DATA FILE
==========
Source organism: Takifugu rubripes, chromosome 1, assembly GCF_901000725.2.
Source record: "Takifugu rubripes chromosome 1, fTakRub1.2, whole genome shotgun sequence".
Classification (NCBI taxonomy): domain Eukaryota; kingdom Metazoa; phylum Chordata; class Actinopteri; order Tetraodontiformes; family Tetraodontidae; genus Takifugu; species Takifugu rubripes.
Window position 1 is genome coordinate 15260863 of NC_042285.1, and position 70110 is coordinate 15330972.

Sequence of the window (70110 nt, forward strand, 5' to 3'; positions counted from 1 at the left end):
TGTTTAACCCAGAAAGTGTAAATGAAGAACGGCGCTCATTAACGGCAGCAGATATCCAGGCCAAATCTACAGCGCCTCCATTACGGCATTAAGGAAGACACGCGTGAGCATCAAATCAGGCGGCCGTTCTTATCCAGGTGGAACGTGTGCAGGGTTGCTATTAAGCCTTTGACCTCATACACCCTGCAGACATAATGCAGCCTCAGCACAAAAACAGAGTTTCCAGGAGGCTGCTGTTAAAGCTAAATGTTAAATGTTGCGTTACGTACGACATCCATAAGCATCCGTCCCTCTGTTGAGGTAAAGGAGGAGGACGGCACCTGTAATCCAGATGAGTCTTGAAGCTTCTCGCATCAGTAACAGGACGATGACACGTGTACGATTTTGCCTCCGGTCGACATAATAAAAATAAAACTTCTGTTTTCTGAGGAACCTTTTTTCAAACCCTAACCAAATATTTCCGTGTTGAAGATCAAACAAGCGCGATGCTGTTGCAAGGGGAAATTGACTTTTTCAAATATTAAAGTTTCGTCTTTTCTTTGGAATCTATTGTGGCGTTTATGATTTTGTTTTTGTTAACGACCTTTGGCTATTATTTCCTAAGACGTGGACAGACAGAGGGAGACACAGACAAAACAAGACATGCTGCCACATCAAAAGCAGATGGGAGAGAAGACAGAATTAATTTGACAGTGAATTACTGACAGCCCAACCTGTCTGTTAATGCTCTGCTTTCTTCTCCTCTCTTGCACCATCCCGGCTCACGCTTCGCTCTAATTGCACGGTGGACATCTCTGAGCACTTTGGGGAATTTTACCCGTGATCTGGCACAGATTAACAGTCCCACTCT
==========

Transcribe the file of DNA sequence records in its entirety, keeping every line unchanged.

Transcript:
Source organism: Takifugu rubripes, chromosome 1, assembly GCF_901000725.2.
Source record: "Takifugu rubripes chromosome 1, fTakRub1.2, whole genome shotgun sequence".
Classification (NCBI taxonomy): domain Eukaryota; kingdom Metazoa; phylum Chordata; class Actinopteri; order Tetraodontiformes; family Tetraodontidae; genus Takifugu; species Takifugu rubripes.
Window position 1 is genome coordinate 15260863 of NC_042285.1, and position 70110 is coordinate 15330972.

Sequence of the window (70110 nt, forward strand, 5' to 3'; positions counted from 1 at the left end):
TGTTTAACCCAGAAAGTGTAAATGAAGAACGGCGCTCATTAACGGCAGCAGATATCCAGGCCAAATCTACAGCGCCTCCATTACGGCATTAAGGAAGACACGCGTGAGCATCAAATCAGGCGGCCGTTCTTATCCAGGTGGAACGTGTGCAGGGTTGCTATTAAGCCTTTGACCTCATACACCCTGCAGACATAATGCAGCCTCAGCACAAAAACAGAGTTTCCAGGAGGCTGCTGTTAAAGCTAAATGTTAAATGTTGCGTTACGTACGACATCCATAAGCATCCGTCCCTCTGTTGAGGTAAAGGAGGAGGACGGCACCTGTAATCCAGATGAGTCTTGAAGCTTCTCGCATCAGTAACAGGACGATGACACGTGTACGATTTTGCCTCCGGTCGACATAATAAAAATAAAACTTCTGTTTTCTGAGGAACCTTTTTTCAAACCCTAACCAAATATTTCCGTGTTGAAGATCAAACAAGCGCGATGCTGTTGCAAGGGGAAATTGACTTTTTCAAATATTAAAGTTTCGTCTTTTCTTTGGAATCTATTGTGGCGTTTATGATTTTGTTTTTGTTAACGACCTTTGGCTATTATTTCCTAAGACGTGGACAGACAGAGGGAGACACAGACAAAACAAGACATGCTGCCACATCAAAAGCAGATGGGAGAGAAGACAGAATTAATTTGACAGTGAATTACTGACAGCCCAACCTGTCTGTTAATGCTCTGCTTTCTTCTCCTCTCTTGCACCATCCCGGCTCACGCTTCGCTCTAATTGCACGGTGGACATCTCTGAGCACTTTGGGGAATTTTACCCGTGATCTGGCACAGATTAACAGTCCCACTCT